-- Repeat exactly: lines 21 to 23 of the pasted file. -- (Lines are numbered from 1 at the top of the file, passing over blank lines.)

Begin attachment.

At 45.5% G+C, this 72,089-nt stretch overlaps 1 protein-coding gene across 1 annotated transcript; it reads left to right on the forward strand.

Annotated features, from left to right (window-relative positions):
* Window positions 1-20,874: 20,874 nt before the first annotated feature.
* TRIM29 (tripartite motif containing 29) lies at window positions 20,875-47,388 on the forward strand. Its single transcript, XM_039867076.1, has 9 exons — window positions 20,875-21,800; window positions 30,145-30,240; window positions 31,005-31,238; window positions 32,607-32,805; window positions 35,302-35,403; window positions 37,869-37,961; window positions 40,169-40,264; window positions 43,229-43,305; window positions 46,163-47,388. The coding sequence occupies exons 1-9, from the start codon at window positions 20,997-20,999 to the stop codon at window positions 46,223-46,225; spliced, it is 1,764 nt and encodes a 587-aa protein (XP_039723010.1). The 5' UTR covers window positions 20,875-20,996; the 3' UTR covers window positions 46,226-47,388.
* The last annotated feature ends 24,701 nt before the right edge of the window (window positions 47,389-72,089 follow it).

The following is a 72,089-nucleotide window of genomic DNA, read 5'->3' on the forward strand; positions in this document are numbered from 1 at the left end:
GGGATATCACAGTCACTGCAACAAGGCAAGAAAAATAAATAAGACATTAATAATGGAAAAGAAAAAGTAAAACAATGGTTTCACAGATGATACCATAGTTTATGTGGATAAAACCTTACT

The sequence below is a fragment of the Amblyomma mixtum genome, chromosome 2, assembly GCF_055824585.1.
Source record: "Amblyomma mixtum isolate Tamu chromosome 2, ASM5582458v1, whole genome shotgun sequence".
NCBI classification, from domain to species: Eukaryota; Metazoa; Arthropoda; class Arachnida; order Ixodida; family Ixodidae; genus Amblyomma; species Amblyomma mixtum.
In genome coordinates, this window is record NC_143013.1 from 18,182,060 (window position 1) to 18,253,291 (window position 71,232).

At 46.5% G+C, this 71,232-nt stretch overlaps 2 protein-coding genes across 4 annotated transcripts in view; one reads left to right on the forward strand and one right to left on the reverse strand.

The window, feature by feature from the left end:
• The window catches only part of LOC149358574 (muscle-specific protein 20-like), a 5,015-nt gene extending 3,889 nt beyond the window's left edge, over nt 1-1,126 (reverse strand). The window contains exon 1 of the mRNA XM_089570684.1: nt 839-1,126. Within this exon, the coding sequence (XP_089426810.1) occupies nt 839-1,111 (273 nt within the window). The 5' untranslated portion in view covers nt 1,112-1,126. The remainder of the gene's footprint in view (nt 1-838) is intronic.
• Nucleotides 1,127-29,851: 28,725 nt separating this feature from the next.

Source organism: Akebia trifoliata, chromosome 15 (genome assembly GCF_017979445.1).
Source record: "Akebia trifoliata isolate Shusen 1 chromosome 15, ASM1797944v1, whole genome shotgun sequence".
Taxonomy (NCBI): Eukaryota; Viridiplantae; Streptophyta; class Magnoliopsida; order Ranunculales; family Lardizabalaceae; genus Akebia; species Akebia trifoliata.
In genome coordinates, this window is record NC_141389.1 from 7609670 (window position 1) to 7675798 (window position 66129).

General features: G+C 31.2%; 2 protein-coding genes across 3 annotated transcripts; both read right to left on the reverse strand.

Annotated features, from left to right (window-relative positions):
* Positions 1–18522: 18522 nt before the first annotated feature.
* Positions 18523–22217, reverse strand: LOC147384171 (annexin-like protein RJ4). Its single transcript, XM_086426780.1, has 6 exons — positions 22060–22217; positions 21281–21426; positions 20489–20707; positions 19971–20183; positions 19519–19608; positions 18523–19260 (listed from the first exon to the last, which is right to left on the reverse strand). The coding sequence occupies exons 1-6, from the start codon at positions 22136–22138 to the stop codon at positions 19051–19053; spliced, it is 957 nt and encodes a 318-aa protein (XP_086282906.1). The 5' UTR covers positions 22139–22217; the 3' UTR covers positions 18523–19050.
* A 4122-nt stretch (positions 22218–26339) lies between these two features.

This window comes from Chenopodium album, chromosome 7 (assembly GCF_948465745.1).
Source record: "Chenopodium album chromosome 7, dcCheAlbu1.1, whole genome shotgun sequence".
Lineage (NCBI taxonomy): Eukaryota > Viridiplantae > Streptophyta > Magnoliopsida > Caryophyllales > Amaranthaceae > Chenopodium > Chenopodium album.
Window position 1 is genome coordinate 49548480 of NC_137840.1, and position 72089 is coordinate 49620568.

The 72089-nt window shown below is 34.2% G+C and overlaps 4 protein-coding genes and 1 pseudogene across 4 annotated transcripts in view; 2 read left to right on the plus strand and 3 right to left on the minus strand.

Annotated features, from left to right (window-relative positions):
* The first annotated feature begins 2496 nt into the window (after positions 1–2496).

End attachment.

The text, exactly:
Annotated features, from left to right (window-relative positions):
* Positions 1–18522: 18522 nt before the first annotated feature.
* Positions 18523–22217, reverse strand: LOC147384171 (annexin-like protein RJ4). Its single transcript, XM_086426780.1, has 6 exons — positions 22060–22217; positions 21281–21426; positions 20489–20707; positions 19971–20183; positions 19519–19608; positions 18523–19260 (listed from the first exon to the last, which is right to left on the reverse strand). The coding sequence occupies exons 1-6, from the start codon at positions 22136–22138 to the stop codon at positions 19051–19053; spliced, it is 957 nt and encodes a 318-aa protein (XP_086282906.1). The 5' UTR covers positions 22139–22217; the 3' UTR covers positions 18523–19050.